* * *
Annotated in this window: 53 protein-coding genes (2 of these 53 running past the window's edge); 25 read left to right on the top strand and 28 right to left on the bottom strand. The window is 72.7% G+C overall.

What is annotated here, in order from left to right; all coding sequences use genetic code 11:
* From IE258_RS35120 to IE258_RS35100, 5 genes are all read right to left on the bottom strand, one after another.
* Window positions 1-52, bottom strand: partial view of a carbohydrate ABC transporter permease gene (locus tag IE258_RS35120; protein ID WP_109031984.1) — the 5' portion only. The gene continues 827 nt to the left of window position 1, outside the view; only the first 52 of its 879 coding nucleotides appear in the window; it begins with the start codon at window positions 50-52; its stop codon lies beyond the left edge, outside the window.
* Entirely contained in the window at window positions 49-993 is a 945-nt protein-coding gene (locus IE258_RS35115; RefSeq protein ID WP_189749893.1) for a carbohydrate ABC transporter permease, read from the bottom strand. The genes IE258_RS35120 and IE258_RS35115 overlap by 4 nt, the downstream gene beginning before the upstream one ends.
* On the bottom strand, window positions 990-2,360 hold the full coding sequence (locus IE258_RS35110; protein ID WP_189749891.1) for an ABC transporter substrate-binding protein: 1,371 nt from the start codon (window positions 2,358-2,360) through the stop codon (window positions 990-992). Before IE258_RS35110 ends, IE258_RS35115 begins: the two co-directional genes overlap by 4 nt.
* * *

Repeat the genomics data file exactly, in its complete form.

Annotated in this window: 53 protein-coding genes (2 of these 53 running past the window's edge); 25 read left to right on the top strand and 28 right to left on the bottom strand. The window is 72.7% G+C overall.

What is annotated here, in order from left to right; all coding sequences use genetic code 11:
* From IE258_RS35120 to IE258_RS35100, 5 genes are all read right to left on the bottom strand, one after another.
* Window positions 1-52, bottom strand: partial view of a carbohydrate ABC transporter permease gene (locus tag IE258_RS35120; protein ID WP_109031984.1) — the 5' portion only. The gene continues 827 nt to the left of window position 1, outside the view; only the first 52 of its 879 coding nucleotides appear in the window; it begins with the start codon at window positions 50-52; its stop codon lies beyond the left edge, outside the window.
* Entirely contained in the window at window positions 49-993 is a 945-nt protein-coding gene (locus IE258_RS35115; RefSeq protein ID WP_189749893.1) for a carbohydrate ABC transporter permease, read from the bottom strand. The genes IE258_RS35120 and IE258_RS35115 overlap by 4 nt, the downstream gene beginning before the upstream one ends.
* On the bottom strand, window positions 990-2,360 hold the full coding sequence (locus IE258_RS35110; protein ID WP_189749891.1) for an ABC transporter substrate-binding protein: 1,371 nt from the start codon (window positions 2,358-2,360) through the stop codon (window positions 990-992). Before IE258_RS35110 ends, IE258_RS35115 begins: the two co-directional genes overlap by 4 nt.